When picking plants and flowers to include in your garden there are always a few things you want to take into consideration. The first thing your mind inevitably turns to is aesthetics. How will this plant/flower look? How will it fit into your landscape? After that, you may consider things like, what type of soil you’ll need and how much water you have access to.
One important aspect to consider is your cold hardiness zone. Don’t know what I’m talking about? Don’t worry. The cold hardiness zones were created by the USDA and are a general guide to let you know what type of plants will survive in what zones based on the potential cold weather.
While determining the cold hardiness of a plant is not an exact science, the USDA takes many things into consideration when determining the number of a specific zone. The most important consideration is the average minimum temperature of the particular zone. However, the USDA also takes the different micro-climates into consideration before assigning a number.
According to the USDA cold hardiness map, zone 1 is the coldest area, with an average minimum temperature of -50 degrees Fahrenheit. The warmest zone is zone 11, which has an average minimum temperature of above 40 degrees Fahrenheit. Each zone has a 10-degree variance, and is further divided into two sub zones (A and B) that have a 5-degree variance.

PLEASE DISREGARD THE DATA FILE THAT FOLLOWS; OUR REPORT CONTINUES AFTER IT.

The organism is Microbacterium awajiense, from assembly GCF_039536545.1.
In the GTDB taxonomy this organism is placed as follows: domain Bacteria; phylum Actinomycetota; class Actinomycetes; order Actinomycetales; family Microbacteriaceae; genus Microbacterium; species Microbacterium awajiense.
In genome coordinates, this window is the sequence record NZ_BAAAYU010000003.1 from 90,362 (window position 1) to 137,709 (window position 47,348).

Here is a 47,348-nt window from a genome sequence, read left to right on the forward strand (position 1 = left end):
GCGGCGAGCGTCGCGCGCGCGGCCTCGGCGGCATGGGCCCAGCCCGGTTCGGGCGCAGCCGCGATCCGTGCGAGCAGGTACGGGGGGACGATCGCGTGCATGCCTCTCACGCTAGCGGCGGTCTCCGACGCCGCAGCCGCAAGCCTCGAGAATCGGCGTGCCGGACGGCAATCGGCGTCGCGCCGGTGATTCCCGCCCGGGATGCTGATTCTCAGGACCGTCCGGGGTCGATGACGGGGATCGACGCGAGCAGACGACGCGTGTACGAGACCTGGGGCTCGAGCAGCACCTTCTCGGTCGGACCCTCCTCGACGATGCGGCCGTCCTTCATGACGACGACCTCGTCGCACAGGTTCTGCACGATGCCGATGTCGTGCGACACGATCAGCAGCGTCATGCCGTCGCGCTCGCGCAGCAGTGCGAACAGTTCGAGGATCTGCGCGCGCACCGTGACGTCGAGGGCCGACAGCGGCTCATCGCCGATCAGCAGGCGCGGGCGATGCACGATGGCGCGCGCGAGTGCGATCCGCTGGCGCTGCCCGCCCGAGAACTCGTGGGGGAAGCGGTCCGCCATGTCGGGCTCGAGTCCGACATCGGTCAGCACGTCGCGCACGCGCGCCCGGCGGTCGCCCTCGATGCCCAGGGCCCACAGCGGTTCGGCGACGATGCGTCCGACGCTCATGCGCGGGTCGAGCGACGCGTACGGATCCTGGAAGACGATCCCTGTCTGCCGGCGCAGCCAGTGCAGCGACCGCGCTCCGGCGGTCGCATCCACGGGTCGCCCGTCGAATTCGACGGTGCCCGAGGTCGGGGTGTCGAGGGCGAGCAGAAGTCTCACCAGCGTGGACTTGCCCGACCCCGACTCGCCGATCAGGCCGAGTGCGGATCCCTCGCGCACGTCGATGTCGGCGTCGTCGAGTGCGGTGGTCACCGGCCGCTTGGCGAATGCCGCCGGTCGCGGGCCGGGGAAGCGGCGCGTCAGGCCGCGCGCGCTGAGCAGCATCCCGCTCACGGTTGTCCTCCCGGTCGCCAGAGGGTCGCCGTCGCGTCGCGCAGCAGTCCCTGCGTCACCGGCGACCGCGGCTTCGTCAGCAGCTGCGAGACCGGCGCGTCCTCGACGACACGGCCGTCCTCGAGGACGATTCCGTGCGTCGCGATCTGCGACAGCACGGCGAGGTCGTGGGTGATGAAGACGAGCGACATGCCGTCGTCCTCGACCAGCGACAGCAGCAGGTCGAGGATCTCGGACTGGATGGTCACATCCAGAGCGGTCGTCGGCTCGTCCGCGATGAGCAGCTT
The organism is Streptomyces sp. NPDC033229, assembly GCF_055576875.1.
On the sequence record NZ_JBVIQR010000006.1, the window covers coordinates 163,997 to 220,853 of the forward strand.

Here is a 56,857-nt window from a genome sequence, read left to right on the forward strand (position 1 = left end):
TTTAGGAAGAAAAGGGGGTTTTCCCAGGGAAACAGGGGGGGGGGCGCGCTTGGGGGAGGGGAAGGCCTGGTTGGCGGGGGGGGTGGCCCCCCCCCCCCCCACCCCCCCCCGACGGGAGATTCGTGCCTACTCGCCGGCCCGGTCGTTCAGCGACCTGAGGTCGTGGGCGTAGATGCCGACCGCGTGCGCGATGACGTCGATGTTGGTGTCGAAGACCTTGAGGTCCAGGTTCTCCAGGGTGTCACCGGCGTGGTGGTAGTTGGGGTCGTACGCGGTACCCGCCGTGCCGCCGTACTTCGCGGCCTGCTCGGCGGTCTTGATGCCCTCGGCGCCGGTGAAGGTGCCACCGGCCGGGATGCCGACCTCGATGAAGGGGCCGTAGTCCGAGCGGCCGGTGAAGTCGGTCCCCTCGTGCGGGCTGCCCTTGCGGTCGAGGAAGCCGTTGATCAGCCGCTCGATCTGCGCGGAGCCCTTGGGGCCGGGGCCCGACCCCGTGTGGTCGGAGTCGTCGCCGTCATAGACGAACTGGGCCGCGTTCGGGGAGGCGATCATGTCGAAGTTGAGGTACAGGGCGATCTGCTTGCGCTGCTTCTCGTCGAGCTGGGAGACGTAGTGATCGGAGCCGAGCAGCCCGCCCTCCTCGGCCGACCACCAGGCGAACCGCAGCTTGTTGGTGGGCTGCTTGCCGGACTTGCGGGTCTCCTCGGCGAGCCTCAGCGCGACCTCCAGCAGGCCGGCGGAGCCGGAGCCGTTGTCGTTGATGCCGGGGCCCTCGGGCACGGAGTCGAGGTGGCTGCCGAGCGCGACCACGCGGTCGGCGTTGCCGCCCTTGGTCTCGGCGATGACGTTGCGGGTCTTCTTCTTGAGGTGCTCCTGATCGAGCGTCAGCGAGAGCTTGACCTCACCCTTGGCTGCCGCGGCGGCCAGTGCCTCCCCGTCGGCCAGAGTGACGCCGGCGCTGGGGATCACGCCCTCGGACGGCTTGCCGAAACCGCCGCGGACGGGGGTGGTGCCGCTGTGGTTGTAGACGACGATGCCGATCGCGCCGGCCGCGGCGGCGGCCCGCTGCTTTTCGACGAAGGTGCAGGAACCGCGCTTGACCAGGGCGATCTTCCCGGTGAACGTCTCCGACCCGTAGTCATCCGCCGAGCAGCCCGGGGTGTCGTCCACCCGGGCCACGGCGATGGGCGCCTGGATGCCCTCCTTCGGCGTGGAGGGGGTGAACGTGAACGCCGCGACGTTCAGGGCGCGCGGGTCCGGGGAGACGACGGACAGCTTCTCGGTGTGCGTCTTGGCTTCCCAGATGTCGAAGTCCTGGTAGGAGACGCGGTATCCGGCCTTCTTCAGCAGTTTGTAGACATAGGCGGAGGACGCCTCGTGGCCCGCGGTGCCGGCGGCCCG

It’s important to know your cold temperature zone so you can pick plants that have a corresponding number. All plants have been rated according to their cold zone (i.e. the coldest zone in which they will thrive). Most plant experts say since the cold hardiness zoning is not 100% precise, you can typically go up or down one zone for your area. It’s also okay to pick flowers from the warmest zones (which tend to be of a more tropical nature) as seasonal plants, adding a splash of color in the warmest months of the year.
All it takes is a little bit of research, and you can be sure you’re picking the plants that’ll do best in your area. And make your area look the best.